SXSW 2010: Clinging to the Trees of a Forest Fire and Nathaniel Rateliff
Nathaniel Rateliff was clearly being glib last night when he asked "Is that why you're being so quiet, because you know me?" upon getting a roar of approval when he announced that he was Denver. But you can hardly blame him. The response he received mirrored the one he typically gets back home. Actually, take that back. Not sure he's ever garnered this much respect at home.
But this wasn't the Mile High City, and scanning the crowd, there was scant familiar faces. This room was populated by folks from parts unknown, and they were eating this shit up. Seriously. He had their rapt attention. And the quieter his songs got, the quieter they got, which is strange for a SXSW crowd -- especially on the first night of the fest, when everyone's getting warmed up with their first drinks of the week, not to mention on St. Patrick's Day proper.
So yeah, the reception one of Denver's most sacred cows received from a non hometown crowd was a bit stunning. After all, this was no coffee house; this was a bar with an entrance through the alley. Just prior to his set, you could hear swelling din of dozens of simultaneous, indistinct conversations pouring out of the place. When he was playing -- as cliched as it sounds -- you really could hear a pin drop.
What made this sight even more impressive was that his backing band -- formerly known as the Wheel and featuring Julie Davis on standup and backing vocals, Joseph Pope III on guitar/backing vocals, Aaron Collins on keys and Ben Desoto on drums -- played with such notable restraint that he essentially wooed the crowd with just his voice and his guitar.
It was a stark contrast from two years ago when he played a similar sized room with his band, Born in the Flood, which plays with far more bombast, and that set inspired about as many shrugs as applause. So how he's being received now should speak volumes to both the strength of the material he's playing now, as well as his talent.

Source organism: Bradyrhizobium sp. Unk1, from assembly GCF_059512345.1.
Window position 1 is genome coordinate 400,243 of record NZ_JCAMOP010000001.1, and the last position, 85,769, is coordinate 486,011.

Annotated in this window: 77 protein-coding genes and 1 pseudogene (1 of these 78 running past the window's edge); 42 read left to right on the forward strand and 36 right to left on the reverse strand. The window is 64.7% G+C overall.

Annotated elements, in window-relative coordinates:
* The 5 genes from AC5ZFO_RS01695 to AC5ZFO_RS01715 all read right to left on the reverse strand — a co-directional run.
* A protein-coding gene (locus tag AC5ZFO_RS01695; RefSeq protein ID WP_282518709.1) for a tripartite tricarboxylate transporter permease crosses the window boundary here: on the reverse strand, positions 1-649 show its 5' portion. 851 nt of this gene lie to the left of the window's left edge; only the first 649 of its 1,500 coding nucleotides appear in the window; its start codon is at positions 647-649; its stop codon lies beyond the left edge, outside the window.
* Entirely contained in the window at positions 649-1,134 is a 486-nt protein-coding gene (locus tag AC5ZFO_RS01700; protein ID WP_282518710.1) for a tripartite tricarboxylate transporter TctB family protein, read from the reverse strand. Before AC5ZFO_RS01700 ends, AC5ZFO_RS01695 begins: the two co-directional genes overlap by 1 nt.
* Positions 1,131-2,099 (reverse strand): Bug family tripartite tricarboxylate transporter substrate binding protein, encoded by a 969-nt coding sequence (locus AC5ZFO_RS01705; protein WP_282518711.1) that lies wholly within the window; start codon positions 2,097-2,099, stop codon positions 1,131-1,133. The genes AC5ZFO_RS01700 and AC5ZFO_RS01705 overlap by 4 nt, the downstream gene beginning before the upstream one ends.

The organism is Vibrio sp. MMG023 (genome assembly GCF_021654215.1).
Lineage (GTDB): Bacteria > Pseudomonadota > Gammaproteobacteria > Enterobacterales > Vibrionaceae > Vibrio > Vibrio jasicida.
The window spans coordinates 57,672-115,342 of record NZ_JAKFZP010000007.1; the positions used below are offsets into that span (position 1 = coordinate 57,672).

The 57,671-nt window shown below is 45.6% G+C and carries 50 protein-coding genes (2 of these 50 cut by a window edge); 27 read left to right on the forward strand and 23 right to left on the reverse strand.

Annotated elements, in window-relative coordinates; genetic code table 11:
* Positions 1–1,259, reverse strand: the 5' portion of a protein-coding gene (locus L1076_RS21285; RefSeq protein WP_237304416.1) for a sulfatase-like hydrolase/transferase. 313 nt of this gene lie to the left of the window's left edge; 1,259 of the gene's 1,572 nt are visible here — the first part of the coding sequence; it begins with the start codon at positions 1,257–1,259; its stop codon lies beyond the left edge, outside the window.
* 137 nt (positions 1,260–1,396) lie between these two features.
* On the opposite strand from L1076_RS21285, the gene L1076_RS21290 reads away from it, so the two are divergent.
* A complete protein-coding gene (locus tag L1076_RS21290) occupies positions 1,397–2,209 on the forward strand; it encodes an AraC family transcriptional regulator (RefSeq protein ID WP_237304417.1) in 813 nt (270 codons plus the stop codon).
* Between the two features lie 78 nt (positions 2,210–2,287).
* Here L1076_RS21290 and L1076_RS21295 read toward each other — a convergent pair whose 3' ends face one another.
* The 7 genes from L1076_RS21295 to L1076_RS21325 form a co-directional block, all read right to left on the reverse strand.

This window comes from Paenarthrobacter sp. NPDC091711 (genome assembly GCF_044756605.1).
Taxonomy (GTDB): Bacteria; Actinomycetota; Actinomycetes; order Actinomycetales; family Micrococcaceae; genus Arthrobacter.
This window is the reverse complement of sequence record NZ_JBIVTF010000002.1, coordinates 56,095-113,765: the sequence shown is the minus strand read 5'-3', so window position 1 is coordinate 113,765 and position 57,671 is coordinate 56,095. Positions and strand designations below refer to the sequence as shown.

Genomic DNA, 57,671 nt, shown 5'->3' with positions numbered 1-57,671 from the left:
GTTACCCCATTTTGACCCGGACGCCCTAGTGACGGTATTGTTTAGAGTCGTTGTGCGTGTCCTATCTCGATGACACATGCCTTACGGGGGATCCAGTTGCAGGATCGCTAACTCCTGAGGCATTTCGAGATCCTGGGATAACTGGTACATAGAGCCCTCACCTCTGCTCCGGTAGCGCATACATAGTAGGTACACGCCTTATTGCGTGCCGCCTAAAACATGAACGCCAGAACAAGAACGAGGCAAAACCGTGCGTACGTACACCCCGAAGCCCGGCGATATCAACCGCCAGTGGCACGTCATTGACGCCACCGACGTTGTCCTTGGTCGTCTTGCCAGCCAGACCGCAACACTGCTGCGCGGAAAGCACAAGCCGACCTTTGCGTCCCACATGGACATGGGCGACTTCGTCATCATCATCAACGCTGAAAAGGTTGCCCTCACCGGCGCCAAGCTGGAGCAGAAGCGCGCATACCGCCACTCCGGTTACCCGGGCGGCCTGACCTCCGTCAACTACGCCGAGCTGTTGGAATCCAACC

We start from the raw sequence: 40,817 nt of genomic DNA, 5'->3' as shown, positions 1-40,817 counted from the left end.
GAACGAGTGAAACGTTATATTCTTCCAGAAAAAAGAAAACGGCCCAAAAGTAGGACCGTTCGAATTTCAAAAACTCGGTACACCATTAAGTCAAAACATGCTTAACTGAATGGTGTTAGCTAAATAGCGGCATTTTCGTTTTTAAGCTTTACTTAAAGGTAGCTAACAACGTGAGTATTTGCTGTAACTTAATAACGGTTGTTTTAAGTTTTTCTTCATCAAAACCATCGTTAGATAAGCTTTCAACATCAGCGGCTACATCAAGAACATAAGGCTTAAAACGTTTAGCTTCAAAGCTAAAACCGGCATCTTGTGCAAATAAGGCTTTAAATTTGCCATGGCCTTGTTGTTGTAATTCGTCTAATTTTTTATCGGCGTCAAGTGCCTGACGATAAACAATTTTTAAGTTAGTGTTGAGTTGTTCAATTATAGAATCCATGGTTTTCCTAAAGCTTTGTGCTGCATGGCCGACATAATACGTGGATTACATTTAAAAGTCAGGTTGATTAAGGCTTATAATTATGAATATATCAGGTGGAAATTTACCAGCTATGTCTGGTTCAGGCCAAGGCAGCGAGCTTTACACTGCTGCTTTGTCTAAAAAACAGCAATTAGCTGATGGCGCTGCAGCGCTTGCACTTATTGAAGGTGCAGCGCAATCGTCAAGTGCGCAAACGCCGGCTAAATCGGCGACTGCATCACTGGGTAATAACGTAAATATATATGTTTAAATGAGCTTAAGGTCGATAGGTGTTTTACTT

On the eve of his national introduction -- Rateliff's forthcoming debut on Rounder Records is due next month -- even as he's being touted by his press handlers in the same league as Bon Iver and Jeff Buckley, he's proven himself worthy of such comparisons. If for no other reason than when you see him, when you hear that voice of his, you get a similar sense that you're experiencing something unique and special.
Rateliff has at least three more shows here this week. And so far he's off to an impressive start. If he keeps this up, he's going to leave Austin with plenty of new fans.
Rateliff's set served as a bit of a palate cleanser after seeing Clinging to the Trees of a Forest Fire, Denver grind core at its absolute finest. Less than twenty minutes earlier, this band, led by Ethan McCarthy, had set up shop inside a place called Mohawk, which was only a few steps above the dank warehouse where we first saw the gents a few years ago (more pretty pictures on the wall and beer available on tap rather than suitcase).
Evidently, though, no one bothered to point this out to McCarthy -- you know, that he's in a proper venue and all, with a stage -- for he had planted himself on the floor, eye to eye with us, in front of said stage. Caught four or five songs from the outfit, whose rancorous sound, although rapturous to some of us, is, admittedly, what most folks would consider an acquired taste -- and that's if they're being nice. Fact is, the brand of extreme metal these fellas are playing takes a discerning ear to truly appreciate.
For the uninitiated (read: most of the population), it sounds like so much noise, in which one song is ultimately indistinguishable from the next. That's what the expression a few exasperated onlookers said as they left the room shaking their heads after just a few songs.
No matter, plenty of people stayed to watch McCarthy hunched over, summoning the most demonic wail you've ever heard, and then taking turns screaming indiscriminately at his shoes, the ground, us and a portrait of some distinguished looking mustachioed chap on the wall next to the stage. Wisely, no one answered.
Behind him, his bandmates sprayed the room with a non-stop barrage of chugging shrapnel. Those assembled, around twenty engrossed people or so, can hear the subtle nuances in the music, from the squeal of the guitars to the blast beats, and that's who this music is made for anyway.
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